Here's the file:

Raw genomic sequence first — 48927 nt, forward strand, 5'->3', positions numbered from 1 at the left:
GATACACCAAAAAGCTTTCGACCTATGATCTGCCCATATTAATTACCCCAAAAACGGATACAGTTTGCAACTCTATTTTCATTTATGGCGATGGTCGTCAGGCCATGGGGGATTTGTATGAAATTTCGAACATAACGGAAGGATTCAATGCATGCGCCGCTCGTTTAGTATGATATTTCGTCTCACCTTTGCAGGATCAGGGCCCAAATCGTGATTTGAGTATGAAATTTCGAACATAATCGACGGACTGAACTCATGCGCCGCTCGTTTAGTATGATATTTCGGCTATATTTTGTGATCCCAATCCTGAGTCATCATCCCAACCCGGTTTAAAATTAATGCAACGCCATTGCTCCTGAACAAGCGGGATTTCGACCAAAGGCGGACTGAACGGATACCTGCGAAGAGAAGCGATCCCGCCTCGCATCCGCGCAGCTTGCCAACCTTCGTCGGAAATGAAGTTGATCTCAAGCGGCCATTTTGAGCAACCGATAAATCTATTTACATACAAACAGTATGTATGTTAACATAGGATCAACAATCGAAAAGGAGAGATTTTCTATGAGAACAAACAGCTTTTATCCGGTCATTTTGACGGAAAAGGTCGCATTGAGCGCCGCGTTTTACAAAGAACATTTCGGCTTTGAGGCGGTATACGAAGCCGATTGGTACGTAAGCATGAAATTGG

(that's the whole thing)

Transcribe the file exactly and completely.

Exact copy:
Raw genomic sequence first — 48927 nt, forward strand, 5'->3', positions numbered from 1 at the left:
GATACACCAAAAAGCTTTCGACCTATGATCTGCCCATATTAATTACCCCAAAAACGGATACAGTTTGCAACTCTATTTTCATTTATGGCGATGGTCGTCAGGCCATGGGGGATTTGTATGAAATTTCGAACATAACGGAAGGATTCAATGCATGCGCCGCTCGTTTAGTATGATATTTCGTCTCACCTTTGCAGGATCAGGGCCCAAATCGTGATTTGAGTATGAAATTTCGAACATAATCGACGGACTGAACTCATGCGCCGCTCGTTTAGTATGATATTTCGGCTATATTTTGTGATCCCAATCCTGAGTCATCATCCCAACCCGGTTTAAAATTAATGCAACGCCATTGCTCCTGAACAAGCGGGATTTCGACCAAAGGCGGACTGAACGGATACCTGCGAAGAGAAGCGATCCCGCCTCGCATCCGCGCAGCTTGCCAACCTTCGTCGGAAATGAAGTTGATCTCAAGCGGCCATTTTGAGCAACCGATAAATCTATTTACATACAAACAGTATGTATGTTAACATAGGATCAACAATCGAAAAGGAGAGATTTTCTATGAGAACAAACAGCTTTTATCCGGTCATTTTGACGGAAAAGGTCGCATTGAGCGCCGCGTTTTACAAAGAACATTTCGGCTTTGAGGCGGTATACGAAGCCGATTGGTACGTAAGCATGAAATTGG